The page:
Construction and Demolition Waste

Construction and demolition (C & D) waste is made up of a wide variety of materials including concrete, plasterboard, wood, metal, brick, glass and soil.    

Construction and demolition waste is a growing problem

Construction and demolition waste accounts for approximately 32% of the overall waste generated in the Queenstown Lakes District.

That equates to an average of 242 tonnes of construction and demolition waste ending up in landfill per week*.

A large portion of this material could be diverted from landfill through the implementation of good design and onsite work practices focused on reducing, reusing and recycling.

*QLDC Solid Waste Assessment May 2020

What are we doing about it?

We have committed to the following actions as part of our Waste Minimisation and Management Plan 2018: 

  • Promote sustainable building practice that minimises waste and reduces resource use. Check out our case studies below.

  • Review and provide upgrades to the layout and operation of resource recovery and waste disposal facilities to optimise resource recovery and improve capacity.

  • Provide resource recovery (and waste disposal) facilities that optimise separation of divertible material in Wānaka and Wakatipu.

  • Support and enable the development of construction and demolition material recovery where practicable.

  • Monitor the types and quantities of construction and demolition waste disposal.

Case Studies

  • The Hawea Grove is a journey in sustainable growing, building and living. It began with the simple goal of being able to plant trees on an acre of land in Lake Hāwea, but quickly escalated into a rather unique eco building project.

    The journey is being professionally documented through a webisode series, all shot from the perspective of a consumer. The objective is to showcase the twists and turns of creating and managing a sustainable, eco-focused building project, and to promote the products and practices of the partnering suppliers.

    This project was one the recipients of the QLDC Waste Minimisation Community Fund grants for 2020. QLDC is excited to watch what the Hawea Grove will achieve on its sustainability journey and how the project can inspire our community toward a zero waste future.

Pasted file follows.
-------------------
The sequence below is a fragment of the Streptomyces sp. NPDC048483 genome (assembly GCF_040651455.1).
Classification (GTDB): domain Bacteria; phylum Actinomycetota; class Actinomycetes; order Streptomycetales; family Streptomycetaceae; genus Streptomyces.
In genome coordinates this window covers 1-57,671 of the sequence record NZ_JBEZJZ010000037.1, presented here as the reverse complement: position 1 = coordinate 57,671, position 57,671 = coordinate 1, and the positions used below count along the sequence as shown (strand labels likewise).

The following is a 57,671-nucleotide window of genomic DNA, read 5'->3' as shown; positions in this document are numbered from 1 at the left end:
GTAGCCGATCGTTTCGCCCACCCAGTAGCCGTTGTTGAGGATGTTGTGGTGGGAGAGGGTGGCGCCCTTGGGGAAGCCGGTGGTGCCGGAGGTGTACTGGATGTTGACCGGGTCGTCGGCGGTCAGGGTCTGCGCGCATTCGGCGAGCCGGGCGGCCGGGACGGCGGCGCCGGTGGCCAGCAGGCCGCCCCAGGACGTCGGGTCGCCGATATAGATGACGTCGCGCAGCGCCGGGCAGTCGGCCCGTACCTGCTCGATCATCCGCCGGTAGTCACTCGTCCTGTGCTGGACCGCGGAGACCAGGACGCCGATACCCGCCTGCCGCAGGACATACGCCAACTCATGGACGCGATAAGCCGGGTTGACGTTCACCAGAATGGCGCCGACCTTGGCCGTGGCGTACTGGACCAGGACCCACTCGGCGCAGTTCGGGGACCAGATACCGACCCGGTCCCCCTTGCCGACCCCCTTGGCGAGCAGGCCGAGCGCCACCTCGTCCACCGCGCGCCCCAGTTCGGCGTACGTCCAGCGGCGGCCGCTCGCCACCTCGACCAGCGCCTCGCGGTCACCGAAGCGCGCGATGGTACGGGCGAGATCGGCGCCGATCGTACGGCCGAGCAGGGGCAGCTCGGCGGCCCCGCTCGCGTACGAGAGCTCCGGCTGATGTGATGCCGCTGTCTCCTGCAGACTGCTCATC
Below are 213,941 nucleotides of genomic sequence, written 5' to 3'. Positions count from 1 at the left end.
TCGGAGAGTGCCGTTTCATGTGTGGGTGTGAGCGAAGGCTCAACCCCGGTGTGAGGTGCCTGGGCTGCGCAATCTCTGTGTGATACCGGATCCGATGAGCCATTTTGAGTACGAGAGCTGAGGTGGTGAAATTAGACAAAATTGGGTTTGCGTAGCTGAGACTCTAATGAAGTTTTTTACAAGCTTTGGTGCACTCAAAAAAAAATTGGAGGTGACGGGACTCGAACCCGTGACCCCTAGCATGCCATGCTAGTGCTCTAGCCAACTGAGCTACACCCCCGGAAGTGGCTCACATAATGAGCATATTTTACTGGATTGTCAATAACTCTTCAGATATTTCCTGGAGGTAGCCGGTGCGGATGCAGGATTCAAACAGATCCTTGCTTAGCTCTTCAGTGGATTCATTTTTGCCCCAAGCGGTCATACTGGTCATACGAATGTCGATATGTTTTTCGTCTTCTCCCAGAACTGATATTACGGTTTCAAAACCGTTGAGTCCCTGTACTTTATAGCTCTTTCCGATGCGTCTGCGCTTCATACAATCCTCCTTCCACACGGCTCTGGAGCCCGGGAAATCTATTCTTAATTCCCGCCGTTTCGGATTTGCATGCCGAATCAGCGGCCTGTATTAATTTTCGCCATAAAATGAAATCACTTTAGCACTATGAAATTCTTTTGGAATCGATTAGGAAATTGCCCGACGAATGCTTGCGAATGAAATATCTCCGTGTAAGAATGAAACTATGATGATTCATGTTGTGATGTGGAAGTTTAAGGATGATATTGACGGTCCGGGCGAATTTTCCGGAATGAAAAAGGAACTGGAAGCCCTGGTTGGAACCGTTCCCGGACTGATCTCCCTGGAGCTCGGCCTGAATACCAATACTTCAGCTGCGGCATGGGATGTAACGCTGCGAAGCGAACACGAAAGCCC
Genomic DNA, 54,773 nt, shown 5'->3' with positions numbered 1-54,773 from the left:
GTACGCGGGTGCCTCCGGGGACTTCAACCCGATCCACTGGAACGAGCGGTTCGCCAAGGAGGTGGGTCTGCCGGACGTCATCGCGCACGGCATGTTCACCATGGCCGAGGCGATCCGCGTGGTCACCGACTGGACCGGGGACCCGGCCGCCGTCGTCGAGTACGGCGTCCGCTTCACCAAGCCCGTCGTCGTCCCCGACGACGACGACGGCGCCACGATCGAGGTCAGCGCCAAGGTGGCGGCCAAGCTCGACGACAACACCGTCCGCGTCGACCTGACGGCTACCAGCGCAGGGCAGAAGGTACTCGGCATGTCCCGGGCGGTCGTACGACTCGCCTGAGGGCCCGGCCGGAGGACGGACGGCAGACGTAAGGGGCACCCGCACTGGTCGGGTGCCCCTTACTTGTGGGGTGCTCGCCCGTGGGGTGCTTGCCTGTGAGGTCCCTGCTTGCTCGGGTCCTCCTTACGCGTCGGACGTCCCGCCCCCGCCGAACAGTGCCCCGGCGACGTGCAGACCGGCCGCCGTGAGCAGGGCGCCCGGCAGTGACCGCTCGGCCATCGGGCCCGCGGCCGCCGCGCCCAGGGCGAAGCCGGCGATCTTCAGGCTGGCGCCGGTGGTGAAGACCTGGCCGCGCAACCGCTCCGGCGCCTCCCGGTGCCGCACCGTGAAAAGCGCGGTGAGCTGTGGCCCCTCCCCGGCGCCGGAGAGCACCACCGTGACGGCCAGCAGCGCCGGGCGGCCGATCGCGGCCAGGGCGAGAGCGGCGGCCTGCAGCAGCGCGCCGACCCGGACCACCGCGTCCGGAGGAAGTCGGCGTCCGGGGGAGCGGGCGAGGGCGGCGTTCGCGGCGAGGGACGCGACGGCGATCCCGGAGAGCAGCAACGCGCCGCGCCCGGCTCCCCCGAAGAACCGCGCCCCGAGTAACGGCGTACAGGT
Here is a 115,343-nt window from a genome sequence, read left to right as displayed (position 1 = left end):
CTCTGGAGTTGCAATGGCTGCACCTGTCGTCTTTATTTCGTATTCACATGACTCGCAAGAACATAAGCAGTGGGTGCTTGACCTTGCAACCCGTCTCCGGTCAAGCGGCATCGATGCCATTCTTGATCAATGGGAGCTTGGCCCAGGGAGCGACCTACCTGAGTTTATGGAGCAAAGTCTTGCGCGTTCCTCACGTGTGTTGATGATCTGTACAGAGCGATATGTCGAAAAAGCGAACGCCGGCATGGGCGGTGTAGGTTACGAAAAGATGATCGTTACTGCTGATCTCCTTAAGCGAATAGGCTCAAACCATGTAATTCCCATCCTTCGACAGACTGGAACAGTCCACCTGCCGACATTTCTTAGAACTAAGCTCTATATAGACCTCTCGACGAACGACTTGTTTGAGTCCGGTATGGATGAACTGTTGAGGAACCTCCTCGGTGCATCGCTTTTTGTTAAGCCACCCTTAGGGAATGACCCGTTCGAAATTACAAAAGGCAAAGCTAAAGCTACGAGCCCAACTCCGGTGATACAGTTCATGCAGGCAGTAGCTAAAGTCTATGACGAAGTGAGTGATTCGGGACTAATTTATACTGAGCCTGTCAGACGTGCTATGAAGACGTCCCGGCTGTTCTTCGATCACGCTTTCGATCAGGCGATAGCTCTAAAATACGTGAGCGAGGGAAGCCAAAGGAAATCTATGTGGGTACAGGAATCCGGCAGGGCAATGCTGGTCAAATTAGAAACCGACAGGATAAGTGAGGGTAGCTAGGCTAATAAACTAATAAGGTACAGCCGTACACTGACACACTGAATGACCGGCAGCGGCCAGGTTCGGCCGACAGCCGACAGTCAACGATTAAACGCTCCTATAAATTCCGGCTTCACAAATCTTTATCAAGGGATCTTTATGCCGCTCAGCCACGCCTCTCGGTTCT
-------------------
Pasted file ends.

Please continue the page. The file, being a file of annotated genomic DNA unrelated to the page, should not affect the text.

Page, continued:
Check out the waste-related episodes below and sign up for the next webisode release here 

    Hawea Grove Webisode Series


    Episode 06 // Waste Management

    Episode 13 // Waste Diversion

    Episode 16 // Joinery

  • The deconstruction phase of the Lakeview Development presented an opportunity for QLDC to demonstrate leadership in minimising waste during a major project.

    By incorporating clear waste minimisation objectives into the tender process and selecting an experienced contractor able to deliver on these objectives, the project has resulted in over 86% of material diverted from landfill through reuse and recycling initiatives - an outstanding result and a story worth telling. 

    Check out how the deconstruction progressed below.

  • The Better Building Working Group was established after the 2018 Wao Summit and is made up of architects, builders, tradies, developers, suppliers, council staff, and mental health experts.

    The groups vision is to create an inclusive Queenstown-Lakes District building sector thriving to take on principles of circular economy to build naturally healthy, long-lasting, and affordable structures.

    In 2022, the group secured a grant from the Waste Minimisation Community Fund for their "This Is How We Build" campaign. The campaign aims to get the Queenstown Lakes District construction industry on board with waste reduction practices to ensure that sending materials to landfill is seen as a last resort.  

    Check out the awareness video created as part of the campaign below.


Resource Efficiency in Building and Related Industries (REBRI) guidelines

The Resource Efficiency in Building and Related Industries (REBRI) guidelines is a very useful resource for  anyone involved in the construction and deconstruction industry.

Whether you're an architect, engineer, builder or just a keen recycler, these guidelines will offer practical tips on a range of different topics including development, design, construction and deconstruction.   

They also include information on the recovery of specific materials such as concrete, timber, plasterboard and steel.

The guidelines and other helpful tips can be found on the REBRI website.